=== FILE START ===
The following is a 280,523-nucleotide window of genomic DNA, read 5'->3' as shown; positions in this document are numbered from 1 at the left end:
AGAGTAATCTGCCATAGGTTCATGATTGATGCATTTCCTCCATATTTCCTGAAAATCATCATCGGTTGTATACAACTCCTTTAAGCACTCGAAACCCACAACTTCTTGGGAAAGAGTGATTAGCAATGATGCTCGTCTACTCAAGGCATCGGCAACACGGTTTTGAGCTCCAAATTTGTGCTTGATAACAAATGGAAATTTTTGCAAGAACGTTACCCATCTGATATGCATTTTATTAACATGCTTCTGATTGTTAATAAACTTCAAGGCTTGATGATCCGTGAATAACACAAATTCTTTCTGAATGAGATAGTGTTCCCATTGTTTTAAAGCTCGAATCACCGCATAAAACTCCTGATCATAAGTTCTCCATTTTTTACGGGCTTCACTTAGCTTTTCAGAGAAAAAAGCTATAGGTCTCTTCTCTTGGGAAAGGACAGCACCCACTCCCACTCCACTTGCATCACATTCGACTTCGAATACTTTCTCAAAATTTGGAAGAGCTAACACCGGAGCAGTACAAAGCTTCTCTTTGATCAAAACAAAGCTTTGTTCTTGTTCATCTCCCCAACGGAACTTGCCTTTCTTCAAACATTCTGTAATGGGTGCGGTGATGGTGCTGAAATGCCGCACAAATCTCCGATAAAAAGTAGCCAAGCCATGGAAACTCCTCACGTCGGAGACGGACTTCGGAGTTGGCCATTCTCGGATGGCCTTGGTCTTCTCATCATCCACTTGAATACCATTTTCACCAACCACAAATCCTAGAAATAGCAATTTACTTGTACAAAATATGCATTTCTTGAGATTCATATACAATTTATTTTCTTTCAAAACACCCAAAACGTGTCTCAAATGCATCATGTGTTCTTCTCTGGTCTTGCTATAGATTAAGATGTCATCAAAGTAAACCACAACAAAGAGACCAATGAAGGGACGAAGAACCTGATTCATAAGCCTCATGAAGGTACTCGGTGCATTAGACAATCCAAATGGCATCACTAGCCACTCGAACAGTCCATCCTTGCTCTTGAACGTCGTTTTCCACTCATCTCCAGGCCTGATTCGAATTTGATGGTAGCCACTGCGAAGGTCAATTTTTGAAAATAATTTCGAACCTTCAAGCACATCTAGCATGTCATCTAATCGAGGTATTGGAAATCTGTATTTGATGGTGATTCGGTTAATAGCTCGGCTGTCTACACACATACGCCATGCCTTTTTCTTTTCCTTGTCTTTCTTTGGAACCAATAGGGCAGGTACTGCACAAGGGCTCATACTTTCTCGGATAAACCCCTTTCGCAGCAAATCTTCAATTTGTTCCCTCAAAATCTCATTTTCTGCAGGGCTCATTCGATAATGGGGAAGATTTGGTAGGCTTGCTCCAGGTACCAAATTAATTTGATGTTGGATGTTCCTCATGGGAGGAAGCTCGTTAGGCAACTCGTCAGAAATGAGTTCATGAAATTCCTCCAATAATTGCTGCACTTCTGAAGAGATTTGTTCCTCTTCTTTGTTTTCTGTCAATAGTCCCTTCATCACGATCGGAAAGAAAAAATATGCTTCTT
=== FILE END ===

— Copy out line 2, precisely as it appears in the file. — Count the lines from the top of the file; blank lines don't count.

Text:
AGAGTAATCTGCCATAGGTTCATGATTGATGCATTTCCTCCATATTTCCTGAAAATCATCATCGGTTGTATACAACTCCTTTAAGCACTCGAAACCCACAACTTCTTGGGAAAGAGTGATTAGCAATGATGCTCGTCTACTCAAGGCATCGGCAACACGGTTTTGAGCTCCAAATTTGTGCTTGATAACAAATGGAAATTTTTGCAAGAACGTTACCCATCTGATATGCATTTTATTAACATGCTTCTGATTGTTAATAAACTTCAAGGCTTGATGATCCGTGAATAACACAAATTCTTTCTGAATGAGATAGTGTTCCCATTGTTTTAAAGCTCGAATCACCGCATAAAACTCCTGATCATAAGTTCTCCATTTTTTACGGGCTTCACTTAGCTTTTCAGAGAAAAAAGCTATAGGTCTCTTCTCTTGGGAAAGGACAGCACCCACTCCCACTCCACTTGCATCACATTCGACTTCGAATACTTTCTCAAAATTTGGAAGAGCTAACACCGGAGCAGTACAAAGCTTCTCTTTGATCAAAACAAAGCTTTGTTCTTGTTCATCTCCCCAACGGAACTTGCCTTTCTTCAAACATTCTGTAATGGGTGCGGTGATGGTGCTGAAATGCCGCACAAATCTCCGATAAAAAGTAGCCAAGCCATGGAAACTCCTCACGTCGGAGACGGACTTCGGAGTTGGCCATTCTCGGATGGCCTTGGTCTTCTCATCATCCACTTGAATACCATTTTCACCAACCACAAATCCTAGAAATAGCAATTTACTTGTACAAAATATGCATTTCTTGAGATTCATATACAATTTATTTTCTTTCAAAACACCCAAAACGTGTCTCAAATGCATCATGTGTTCTTCTCTGGTCTTGCTATAGATTAAGATGTCATCAAAGTAAACCACAACAAAGAGACCAATGAAGGGACGAAGAACCTGATTCATAAGCCTCATGAAGGTACTCGGTGCATTAGACAATCCAAATGGCATCACTAGCCACTCGAACAGTCCATCCTTGCTCTTGAACGTCGTTTTCCACTCATCTCCAGGCCTGATTCGAATTTGATGGTAGCCACTGCGAAGGTCAATTTTTGAAAATAATTTCGAACCTTCAAGCACATCTAGCATGTCATCTAATCGAGGTATTGGAAATCTGTATTTGATGGTGATTCGGTTAATAGCTCGGCTGTCTACACACATACGCCATGCCTTTTTCTTTTCCTTGTCTTTCTTTGGAACCAATAGGGCAGGTACTGCACAAGGGCTCATACTTTCTCGGATAAACCCCTTTCGCAGCAAATCTTCAATTTGTTCCCTCAAAATCTCATTTTCTGCAGGGCTCATTCGATAATGGGGAAGATTTGGTAGGCTTGCTCCAGGTACCAAATTAATTTGATGTTGGATGTTCCTCATGGGAGGAAGCTCGTTAGGCAACTCGTCAGAAATGAGTTCATGAAATTCCTCCAATAATTGCTGCACTTCTGAAGAGATTTGTTCCTCTTCTTTGTTTTCTGTCAATAGTCCCTTCATCACGATCGGAAAGAAAAAATATGCTTCTT